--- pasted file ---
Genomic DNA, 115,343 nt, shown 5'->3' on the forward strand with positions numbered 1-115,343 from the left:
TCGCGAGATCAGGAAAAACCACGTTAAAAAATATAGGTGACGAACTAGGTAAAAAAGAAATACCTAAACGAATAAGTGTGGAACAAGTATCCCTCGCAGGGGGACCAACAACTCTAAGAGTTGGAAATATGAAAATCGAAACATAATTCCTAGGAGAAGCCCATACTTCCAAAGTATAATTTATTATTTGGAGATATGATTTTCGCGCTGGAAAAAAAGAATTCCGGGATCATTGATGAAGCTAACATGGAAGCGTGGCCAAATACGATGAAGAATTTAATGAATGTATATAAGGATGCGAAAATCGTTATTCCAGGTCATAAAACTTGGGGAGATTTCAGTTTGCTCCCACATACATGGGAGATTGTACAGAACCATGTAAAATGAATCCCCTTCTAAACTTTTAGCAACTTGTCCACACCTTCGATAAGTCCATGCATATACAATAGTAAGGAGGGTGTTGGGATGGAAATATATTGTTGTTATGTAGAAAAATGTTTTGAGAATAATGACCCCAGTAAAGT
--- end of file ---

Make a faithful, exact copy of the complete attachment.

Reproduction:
Genomic DNA, 115,343 nt, shown 5'->3' on the forward strand with positions numbered 1-115,343 from the left:
TCGCGAGATCAGGAAAAACCACGTTAAAAAATATAGGTGACGAACTAGGTAAAAAAGAAATACCTAAACGAATAAGTGTGGAACAAGTATCCCTCGCAGGGGGACCAACAACTCTAAGAGTTGGAAATATGAAAATCGAAACATAATTCCTAGGAGAAGCCCATACTTCCAAAGTATAATTTATTATTTGGAGATATGATTTTCGCGCTGGAAAAAAAGAATTCCGGGATCATTGATGAAGCTAACATGGAAGCGTGGCCAAATACGATGAAGAATTTAATGAATGTATATAAGGATGCGAAAATCGTTATTCCAGGTCATAAAACTTGGGGAGATTTCAGTTTGCTCCCACATACATGGGAGATTGTACAGAACCATGTAAAATGAATCCCCTTCTAAACTTTTAGCAACTTGTCCACACCTTCGATAAGTCCATGCATATACAATAGTAAGGAGGGTGTTGGGATGGAAATATATTGTTGTTATGTAGAAAAATGTTTTGAGAATAATGACCCCAGTAAAGT